Yes, lockdown reinforces inequalities, at every level. But to be precise, the decision to reopen nurseries and schools has nothing to do with fighting against educational or housing inequalities. All Macron’s policies have done, since 2017, is exacerbate these inequalities. His hypocrisy here turns to farce, for he is trying to hide what is obvious: if children “must be able to return to class” (and to the nursery), it is so that a maximum number of parents can return to work. Pretending to move onto a different subject, a few sentences later Macron explains: “On 11 May, it will also be a question of allowing as many people as possible to go back to work, restart our industry, sales and services. The government will prepare for these reopenings without delay, in consultation with our social partners, so that rules are established to protect workers in their workplaces. This is the priority.”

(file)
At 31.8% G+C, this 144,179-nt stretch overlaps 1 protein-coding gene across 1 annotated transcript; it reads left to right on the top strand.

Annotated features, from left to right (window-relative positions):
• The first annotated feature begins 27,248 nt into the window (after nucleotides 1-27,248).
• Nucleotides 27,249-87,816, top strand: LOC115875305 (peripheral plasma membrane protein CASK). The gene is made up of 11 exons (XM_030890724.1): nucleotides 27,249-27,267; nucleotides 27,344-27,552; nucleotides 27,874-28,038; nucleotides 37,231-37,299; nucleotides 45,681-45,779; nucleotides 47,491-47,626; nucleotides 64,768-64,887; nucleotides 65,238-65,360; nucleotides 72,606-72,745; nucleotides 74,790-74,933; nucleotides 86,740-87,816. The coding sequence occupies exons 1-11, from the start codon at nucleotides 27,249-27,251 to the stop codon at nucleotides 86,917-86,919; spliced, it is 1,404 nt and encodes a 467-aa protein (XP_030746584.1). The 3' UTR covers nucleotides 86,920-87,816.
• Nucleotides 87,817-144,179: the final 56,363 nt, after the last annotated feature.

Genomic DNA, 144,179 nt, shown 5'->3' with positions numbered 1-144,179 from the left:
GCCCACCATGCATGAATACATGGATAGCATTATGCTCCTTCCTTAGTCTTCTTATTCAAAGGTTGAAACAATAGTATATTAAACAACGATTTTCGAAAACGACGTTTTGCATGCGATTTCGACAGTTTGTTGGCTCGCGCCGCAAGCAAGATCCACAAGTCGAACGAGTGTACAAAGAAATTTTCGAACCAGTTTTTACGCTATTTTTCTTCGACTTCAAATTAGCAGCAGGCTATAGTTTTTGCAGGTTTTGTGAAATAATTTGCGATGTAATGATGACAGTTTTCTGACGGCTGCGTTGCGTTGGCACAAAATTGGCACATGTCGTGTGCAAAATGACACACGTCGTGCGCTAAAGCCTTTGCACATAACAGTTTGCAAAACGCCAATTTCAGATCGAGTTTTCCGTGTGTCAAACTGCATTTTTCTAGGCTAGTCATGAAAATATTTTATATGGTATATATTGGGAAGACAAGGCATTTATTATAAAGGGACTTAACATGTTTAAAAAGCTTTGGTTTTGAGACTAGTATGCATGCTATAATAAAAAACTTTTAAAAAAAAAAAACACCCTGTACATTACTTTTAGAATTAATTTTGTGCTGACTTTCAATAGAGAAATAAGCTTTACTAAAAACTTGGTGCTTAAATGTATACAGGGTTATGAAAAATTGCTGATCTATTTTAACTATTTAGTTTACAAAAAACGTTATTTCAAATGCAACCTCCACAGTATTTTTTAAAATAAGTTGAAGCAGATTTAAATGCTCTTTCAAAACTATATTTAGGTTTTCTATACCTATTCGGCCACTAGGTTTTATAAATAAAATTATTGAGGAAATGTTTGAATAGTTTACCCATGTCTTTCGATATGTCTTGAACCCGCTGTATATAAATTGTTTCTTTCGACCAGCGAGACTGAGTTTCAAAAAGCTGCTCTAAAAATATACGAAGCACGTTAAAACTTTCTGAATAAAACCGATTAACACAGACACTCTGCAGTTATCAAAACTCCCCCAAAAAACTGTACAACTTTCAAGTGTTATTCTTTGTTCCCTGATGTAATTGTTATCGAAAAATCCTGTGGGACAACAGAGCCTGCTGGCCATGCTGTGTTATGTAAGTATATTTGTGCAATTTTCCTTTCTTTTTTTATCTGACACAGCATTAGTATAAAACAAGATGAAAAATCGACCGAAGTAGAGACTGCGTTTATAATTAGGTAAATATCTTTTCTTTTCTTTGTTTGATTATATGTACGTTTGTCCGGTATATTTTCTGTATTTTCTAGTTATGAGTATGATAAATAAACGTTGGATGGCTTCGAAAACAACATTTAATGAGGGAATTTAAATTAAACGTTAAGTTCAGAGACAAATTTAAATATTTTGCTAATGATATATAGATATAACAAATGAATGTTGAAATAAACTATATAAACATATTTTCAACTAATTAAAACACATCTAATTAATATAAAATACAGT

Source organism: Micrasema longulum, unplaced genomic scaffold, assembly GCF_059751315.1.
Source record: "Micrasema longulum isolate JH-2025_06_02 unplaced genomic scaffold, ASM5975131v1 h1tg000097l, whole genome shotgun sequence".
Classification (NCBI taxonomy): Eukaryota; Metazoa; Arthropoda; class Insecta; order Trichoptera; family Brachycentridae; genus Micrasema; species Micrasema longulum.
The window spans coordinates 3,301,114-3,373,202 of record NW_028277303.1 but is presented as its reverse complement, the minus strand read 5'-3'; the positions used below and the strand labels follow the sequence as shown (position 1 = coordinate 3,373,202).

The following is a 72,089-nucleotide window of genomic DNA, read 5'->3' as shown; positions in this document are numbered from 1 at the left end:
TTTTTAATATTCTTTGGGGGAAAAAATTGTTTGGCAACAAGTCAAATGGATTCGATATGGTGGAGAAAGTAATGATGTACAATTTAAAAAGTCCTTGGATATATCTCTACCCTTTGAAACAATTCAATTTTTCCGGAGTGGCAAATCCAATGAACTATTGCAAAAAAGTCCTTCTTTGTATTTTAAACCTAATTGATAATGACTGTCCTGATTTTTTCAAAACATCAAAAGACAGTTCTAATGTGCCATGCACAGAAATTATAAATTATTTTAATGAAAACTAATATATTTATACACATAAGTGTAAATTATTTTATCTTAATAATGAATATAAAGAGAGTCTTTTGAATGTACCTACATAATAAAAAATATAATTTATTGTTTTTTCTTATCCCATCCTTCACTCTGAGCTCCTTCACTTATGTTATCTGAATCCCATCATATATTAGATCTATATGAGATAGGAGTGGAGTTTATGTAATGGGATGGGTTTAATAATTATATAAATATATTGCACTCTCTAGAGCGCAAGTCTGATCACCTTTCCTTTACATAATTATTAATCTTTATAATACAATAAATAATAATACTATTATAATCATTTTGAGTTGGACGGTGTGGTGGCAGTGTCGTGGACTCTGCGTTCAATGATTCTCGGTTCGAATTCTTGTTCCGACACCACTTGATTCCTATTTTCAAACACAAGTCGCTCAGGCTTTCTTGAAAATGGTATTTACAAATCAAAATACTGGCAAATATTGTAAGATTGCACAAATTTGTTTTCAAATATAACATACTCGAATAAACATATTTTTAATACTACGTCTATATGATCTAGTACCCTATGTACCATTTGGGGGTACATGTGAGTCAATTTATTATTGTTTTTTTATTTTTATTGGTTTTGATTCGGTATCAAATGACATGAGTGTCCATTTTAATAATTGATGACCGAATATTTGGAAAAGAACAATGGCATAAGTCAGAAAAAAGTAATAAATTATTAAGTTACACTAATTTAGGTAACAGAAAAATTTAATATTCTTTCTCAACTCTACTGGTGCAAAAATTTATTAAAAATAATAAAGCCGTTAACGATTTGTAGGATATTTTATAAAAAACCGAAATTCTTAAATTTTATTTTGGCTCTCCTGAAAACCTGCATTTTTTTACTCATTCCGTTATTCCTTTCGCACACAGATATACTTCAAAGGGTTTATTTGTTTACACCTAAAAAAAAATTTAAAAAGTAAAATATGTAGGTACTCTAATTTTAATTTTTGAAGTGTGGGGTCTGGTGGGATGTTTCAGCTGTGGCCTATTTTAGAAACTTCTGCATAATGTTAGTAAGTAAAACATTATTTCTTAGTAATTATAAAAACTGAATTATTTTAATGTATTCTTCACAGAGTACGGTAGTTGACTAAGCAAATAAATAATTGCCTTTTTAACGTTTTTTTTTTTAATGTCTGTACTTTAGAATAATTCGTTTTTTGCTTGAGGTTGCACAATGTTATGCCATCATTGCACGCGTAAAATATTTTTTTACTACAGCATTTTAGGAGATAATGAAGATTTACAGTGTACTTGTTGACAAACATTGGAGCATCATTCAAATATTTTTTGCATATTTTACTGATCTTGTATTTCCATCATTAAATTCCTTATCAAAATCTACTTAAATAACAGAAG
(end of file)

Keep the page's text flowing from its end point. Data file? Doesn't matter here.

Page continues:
Note that the government’s “priority” is not to restart production at any cost – no : it’s to “protect workers.” If you have doubts about this, you can ask the workers in sales, or better yet in non-essential industries, who often work in deplorable health conditions. Ask hospital staff dressed in bin bags and expired masks. They will all tell you what the government’s “priority” is!
The workers must take things into their own hands!
The “social partners” will be consulted by the government, Macron tells us. We already know what these consultations are worth: the unions talk to a brick wall, while the bosses’ organisations dictate their will. It will not be different this time.